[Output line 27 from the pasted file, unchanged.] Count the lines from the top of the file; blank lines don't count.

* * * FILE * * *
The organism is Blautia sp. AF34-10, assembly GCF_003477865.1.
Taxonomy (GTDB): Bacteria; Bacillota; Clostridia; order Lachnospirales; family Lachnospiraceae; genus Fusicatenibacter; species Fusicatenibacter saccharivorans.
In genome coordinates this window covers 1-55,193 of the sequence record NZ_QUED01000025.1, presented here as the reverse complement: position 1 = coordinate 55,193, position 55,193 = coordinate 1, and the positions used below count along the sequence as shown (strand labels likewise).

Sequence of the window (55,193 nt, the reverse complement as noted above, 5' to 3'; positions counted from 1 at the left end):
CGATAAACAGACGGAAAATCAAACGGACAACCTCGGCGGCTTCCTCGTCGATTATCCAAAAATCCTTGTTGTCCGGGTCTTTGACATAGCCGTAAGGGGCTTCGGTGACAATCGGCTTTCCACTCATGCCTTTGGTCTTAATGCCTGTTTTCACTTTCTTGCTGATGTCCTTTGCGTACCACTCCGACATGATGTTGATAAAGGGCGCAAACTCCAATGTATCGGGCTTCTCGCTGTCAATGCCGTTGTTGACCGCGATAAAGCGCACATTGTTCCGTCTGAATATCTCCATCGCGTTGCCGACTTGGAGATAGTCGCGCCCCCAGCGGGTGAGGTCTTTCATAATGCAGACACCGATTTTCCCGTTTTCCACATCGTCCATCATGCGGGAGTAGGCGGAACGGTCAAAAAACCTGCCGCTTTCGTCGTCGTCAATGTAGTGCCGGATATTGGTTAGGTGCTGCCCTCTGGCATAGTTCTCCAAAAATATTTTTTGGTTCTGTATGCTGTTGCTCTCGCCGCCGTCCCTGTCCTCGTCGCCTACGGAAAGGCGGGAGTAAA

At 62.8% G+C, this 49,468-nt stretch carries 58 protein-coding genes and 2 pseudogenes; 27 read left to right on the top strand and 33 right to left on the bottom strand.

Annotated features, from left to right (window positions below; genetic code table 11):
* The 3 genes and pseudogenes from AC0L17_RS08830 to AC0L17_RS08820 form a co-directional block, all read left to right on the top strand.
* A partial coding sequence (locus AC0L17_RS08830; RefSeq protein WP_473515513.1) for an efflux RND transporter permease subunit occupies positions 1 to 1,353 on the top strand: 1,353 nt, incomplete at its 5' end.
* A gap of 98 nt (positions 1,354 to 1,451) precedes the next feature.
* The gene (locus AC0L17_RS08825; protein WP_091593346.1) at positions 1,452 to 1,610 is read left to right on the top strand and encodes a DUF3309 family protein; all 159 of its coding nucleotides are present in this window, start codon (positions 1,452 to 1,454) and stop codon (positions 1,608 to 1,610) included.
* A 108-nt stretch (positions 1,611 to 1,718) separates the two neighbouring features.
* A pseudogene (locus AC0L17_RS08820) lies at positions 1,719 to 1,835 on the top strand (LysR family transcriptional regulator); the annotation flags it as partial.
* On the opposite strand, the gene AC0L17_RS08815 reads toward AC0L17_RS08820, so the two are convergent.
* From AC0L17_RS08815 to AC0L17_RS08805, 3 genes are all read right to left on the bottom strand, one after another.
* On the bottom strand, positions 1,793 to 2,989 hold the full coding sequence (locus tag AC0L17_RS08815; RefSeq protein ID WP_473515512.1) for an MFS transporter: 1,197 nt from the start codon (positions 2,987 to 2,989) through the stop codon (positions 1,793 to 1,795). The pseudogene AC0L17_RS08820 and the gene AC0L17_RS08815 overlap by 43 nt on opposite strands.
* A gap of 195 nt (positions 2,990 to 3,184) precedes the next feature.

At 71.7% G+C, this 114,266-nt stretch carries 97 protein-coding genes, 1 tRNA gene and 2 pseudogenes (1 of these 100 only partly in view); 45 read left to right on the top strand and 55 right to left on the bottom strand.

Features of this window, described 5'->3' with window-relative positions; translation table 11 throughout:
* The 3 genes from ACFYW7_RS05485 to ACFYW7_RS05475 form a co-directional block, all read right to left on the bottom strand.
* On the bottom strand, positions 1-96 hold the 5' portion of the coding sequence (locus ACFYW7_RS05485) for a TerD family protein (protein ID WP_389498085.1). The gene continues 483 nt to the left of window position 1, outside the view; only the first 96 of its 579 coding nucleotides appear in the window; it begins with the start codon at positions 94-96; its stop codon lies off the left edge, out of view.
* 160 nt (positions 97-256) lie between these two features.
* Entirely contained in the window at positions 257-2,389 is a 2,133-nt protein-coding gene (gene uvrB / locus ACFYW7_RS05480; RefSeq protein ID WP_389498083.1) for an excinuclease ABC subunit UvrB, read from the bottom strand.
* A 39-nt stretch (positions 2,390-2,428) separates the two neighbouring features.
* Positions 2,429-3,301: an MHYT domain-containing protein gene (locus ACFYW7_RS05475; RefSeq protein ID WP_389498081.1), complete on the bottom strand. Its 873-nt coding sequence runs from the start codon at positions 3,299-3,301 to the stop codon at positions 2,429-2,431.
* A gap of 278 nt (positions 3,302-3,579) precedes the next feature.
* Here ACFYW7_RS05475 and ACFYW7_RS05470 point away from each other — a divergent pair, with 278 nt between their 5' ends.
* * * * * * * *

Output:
* Here ACFYW7_RS05475 and ACFYW7_RS05470 point away from each other — a divergent pair, with 278 nt between their 5' ends.